The male plant Skimmia Japonica Rubella comes to life in the Winter
Actually its not at all bad in Spring and Summer, however, Autumn and Winter is when it comes into its own.
The flower buds appear in Autumn, lasting right through the Winter months, and are quite a striking shade of red.
Recently when talking to a garden centre assistant about Skimmia, she said come and look at Rubella it has fabulous tiny red berries.
Well, perhaps she should have known better but I can see where she was coming from, the flower buds on the male plant Rubella do have the appearance of tiny berries.
We did have Rubella in our Aberdeen garden, these ones above I purchased recently were for the purpose of pollinating the female form Skimmia Pabella which I had also ordered and paid for. Well I mentioned in detail in my last post that Pabella was not available.
Enough said about that. I really wanted to give the pollinating thing a good go, so I bought three of the Rubella which are extremely inexpensive, in fact three of these cost less than one of the unavailable Pabellas.
We had been trying to come to a decision on a couple of evergreen shrubs for outside our North facing back door. What do you think of the tubs? they are inexpensive black plastic, quite stylish though. The picture doesn’t show off the plants very well – unless I take close ups! of flowering plants the result is more often than not disappointing. This flaw in my photography or camera does not occur if its long shots of buildings, or bridges etc.
The glossy dark green leaves of the Skimmia really show off these flower buds, the white scented blooms open in April/May.
Skimmia although fully hardy in the UK are not without their problems. They are quite often seen in gardens looking sickly with leaves turning yellow and dropping off, they can survive for years looking like this, but its enough to put you off.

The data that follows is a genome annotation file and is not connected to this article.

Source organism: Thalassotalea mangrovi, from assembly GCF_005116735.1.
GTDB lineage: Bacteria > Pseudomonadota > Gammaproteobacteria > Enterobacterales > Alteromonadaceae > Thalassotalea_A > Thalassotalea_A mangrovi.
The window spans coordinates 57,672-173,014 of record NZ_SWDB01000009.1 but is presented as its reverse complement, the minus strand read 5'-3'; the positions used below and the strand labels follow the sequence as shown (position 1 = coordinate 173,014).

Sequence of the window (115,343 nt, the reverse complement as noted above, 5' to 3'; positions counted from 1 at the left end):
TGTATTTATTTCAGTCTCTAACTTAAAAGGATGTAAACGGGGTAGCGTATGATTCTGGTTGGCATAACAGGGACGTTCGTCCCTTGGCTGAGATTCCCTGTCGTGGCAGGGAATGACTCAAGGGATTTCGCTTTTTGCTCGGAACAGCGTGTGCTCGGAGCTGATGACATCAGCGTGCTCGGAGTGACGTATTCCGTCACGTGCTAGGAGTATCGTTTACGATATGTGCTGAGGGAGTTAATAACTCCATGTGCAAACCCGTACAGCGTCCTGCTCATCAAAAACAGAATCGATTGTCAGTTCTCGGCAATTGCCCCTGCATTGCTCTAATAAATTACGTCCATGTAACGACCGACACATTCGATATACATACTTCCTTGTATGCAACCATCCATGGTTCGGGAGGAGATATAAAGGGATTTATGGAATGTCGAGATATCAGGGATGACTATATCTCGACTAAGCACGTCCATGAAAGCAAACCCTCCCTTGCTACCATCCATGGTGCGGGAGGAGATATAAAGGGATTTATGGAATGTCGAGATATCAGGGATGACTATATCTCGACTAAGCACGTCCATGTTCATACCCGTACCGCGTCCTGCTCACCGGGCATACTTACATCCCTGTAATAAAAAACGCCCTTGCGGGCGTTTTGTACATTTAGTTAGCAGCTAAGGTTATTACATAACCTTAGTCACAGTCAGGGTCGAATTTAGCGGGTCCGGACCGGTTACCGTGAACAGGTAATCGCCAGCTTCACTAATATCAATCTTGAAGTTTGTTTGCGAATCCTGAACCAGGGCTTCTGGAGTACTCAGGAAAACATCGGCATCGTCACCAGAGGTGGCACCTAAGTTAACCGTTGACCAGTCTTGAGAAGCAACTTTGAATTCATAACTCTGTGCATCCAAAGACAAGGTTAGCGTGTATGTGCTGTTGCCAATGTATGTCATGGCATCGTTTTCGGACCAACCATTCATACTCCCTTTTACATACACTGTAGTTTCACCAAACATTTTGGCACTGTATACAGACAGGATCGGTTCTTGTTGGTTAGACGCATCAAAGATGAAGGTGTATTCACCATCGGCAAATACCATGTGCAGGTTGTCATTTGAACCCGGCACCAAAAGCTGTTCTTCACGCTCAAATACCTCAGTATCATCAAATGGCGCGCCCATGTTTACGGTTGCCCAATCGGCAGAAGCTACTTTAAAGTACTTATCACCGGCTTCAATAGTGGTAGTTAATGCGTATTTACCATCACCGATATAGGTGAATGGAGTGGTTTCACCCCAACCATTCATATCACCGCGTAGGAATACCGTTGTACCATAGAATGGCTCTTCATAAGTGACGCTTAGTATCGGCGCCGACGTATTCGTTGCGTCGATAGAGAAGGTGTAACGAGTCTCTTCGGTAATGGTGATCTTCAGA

Lets look at the requirements.
They are not over fond of being pruned, however, fortunately, Rubella is the most compact and tight form of Skimmia, making it ideal for pots. Its sufficient just to cut back any stray branches in late Spring which may be spoiling the look of the plant.
Planting and Position
Two reasons for the yellowing of leaves.
1 — Positioning in a place which gets too much sunshine. Skimmia thrives in partial shade or full shade.
2 — Skimmia, much like Rhododendrons prefer acidic soil. If planting in a container, use half and half John Inness N0. 3 and an ericaceous compost, have the top couple of inches ericaceous only.
Planting in the ground, fine if the soil is acidic, otherwise dig in plenty ericaceous compost.
One more thing, when planting Skimmia, do not! have soil higher than the level it was whilst in its pot. This is very important as doing so will prevent flowers from forming. Adding a mulch of ericaceos compost to those planted in the border, keep it well away from the plant stem.
Fully hardy in the UK. Worth pointing out, I have never seen a Skimmia in Aberdeen with berries, here in Cheshire its a common site.
Some forms of Skimmia are self fertile and berry without the need of a male plant. The female form Pabella does requires a male, Rubella is ideal, and very often described as the best male Skimmia available.
Height of Rubella
One metre/a little over three feet. Its a slow grower and if after five years or so you think its not looking so good, well as I say, they are very inexpensive. However when Pabella becomes available next year the price is likely to be £49 for a 2/3ltr pot
I thought I would show what the garden was looking like in late November, Virtually nothing in the way of flowers, here goes anyway.
This is a form of the Miscanthus sinensis named Little Zebra. Definitely adds something to the bare Winter garden